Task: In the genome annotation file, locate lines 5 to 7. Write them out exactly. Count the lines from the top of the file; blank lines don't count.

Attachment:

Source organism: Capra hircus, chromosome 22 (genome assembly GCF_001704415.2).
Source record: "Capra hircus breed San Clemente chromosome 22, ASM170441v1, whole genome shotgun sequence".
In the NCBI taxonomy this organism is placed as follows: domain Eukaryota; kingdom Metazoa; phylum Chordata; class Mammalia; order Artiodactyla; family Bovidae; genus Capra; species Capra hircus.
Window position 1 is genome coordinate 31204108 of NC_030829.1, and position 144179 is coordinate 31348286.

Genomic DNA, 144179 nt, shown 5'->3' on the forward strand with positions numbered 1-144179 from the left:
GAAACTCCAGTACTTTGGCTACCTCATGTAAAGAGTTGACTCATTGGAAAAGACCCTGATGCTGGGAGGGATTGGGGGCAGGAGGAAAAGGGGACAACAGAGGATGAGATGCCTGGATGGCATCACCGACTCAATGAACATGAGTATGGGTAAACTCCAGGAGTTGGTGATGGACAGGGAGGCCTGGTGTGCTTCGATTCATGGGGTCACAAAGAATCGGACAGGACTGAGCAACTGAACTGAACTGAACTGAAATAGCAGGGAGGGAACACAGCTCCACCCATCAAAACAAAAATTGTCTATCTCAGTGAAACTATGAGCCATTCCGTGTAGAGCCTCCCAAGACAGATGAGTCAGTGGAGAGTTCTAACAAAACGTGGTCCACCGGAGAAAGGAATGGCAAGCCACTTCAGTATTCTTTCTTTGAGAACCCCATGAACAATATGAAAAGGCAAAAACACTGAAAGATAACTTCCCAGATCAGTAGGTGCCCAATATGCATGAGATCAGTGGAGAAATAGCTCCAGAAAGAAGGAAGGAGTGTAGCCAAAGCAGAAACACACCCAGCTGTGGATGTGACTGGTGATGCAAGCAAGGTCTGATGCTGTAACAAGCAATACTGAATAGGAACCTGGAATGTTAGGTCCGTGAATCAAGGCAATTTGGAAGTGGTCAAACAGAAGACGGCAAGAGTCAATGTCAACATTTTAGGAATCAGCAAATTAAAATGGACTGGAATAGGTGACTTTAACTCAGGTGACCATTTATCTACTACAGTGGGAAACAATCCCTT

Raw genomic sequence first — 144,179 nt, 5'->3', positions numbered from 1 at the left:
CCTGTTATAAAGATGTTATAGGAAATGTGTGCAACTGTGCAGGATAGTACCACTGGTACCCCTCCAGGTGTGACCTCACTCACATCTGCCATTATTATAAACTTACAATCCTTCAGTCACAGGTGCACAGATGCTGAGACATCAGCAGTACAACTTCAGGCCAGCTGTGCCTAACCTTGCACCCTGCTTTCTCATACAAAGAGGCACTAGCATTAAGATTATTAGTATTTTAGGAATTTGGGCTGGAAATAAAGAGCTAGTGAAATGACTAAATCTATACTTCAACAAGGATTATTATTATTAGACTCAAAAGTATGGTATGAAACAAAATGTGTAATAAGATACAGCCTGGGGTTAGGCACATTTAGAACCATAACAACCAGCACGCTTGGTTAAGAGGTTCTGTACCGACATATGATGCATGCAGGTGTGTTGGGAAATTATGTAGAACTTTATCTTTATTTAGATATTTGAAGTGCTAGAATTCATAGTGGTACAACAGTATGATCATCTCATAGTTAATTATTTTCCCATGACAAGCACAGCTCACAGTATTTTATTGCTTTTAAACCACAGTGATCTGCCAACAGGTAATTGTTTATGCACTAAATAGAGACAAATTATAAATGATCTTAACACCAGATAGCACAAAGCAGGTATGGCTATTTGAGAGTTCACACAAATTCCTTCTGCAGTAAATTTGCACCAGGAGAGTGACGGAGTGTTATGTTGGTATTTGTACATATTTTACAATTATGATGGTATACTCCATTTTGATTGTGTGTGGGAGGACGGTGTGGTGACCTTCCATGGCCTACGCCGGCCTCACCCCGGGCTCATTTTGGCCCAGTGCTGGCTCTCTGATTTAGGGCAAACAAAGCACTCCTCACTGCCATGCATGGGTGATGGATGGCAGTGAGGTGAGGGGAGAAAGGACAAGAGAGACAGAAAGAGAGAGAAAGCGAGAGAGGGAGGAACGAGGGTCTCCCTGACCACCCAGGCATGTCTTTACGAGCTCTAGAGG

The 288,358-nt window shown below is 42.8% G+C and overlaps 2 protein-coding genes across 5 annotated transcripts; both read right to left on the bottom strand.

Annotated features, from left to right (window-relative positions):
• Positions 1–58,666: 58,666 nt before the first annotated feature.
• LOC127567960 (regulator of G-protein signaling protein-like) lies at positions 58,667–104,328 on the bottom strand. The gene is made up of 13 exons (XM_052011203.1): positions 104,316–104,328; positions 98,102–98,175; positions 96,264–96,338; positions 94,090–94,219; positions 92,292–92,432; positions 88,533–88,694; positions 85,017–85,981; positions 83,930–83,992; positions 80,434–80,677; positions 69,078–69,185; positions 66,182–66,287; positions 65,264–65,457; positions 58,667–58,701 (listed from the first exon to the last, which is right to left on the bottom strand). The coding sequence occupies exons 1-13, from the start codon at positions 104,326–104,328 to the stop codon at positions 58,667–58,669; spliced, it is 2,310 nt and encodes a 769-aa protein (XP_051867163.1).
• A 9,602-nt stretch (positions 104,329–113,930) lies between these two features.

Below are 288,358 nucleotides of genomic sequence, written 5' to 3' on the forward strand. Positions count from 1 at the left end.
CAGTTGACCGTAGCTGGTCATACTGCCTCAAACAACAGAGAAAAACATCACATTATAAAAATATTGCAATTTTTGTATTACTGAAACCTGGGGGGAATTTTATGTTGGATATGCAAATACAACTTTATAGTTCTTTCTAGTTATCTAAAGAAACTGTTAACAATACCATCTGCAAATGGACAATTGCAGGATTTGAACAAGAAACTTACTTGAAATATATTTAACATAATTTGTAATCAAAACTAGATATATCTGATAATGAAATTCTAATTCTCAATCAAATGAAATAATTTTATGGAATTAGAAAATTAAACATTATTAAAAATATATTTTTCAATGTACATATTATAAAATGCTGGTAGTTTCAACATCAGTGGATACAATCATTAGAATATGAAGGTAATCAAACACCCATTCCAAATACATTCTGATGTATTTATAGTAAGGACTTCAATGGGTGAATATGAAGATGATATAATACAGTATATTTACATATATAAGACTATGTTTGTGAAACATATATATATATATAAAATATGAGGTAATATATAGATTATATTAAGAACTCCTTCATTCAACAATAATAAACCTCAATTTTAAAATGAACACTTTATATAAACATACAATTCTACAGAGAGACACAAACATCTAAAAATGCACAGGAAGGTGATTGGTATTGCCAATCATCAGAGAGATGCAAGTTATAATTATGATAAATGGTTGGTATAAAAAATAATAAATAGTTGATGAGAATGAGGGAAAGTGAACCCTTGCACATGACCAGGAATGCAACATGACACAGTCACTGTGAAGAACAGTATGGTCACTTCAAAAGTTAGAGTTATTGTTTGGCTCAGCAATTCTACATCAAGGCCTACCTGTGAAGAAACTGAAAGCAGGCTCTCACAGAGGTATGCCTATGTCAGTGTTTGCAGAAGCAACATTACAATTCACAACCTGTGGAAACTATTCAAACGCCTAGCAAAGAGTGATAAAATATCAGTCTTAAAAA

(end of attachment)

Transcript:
Genomic DNA, 144179 nt, shown 5'->3' on the forward strand with positions numbered 1-144179 from the left:
GAAACTCCAGTACTTTGGCTACCTCATGTAAAGAGTTGACTCATTGGAAAAGACCCTGATGCTGGGAGGGATTGGGGGCAGGAGGAAAAGGGGACAACAGAGGATGAGATGCCTGGATGGCATCACCGACTCAATGAACATGAGTATGGGTAAACTCCAGGAGTTGGTGATGGACAGGGAGGCCTGGTGTGCTTCGATTCATGGGGTCACAAAGAATCGGACAGGACTGAGCAACTGAACTGAACTGAACTGAAATAGCAGGGAGGGAACACAGCTCCACCCATCAAAACAAAAATTGTCTATCTCAGTGAAACTATGAGCCATTCCGTGTAGAGCCTCCCAAGACAGATGAGTCAGTGGAGAGTTCTAACAAAACGTGGTCCACCGGAGAAAGGAATGGCAAGCCACTTCAGTATTCTTTCTTTGAGAACCCCATGAACAATATGAAAAGGCAAAAACACTGAAAGATAACTTCCCAGATCAGTAGGTGCCCAATATGCATGAGATCAGTGGAGAAATAGCTCCAGAAAGAAGGAAGGAGTGTAGCCAAAGCAGAAACACACCCAGCTGTGGATGTGACTGGTGATGCAAGCAAGGTCTGATGCTGTAACAAGCAATACTGAATAGGAACCTGGAATGTTAGGTCCGTGAATCAAGGCAATTTGGAAGTGGTCAAACAGAAGACGGCAAGAGTCAATGTCAACATTTTAGGAATCAGCAAATTAAAATGGACTGGAATAGGTGACTTTAACTCAGGTGACCATTTATCTACTACAGTGGGAAACAATCCCTT

Raw genomic sequence first — 144,179 nt, 5'->3', positions numbered from 1 at the left: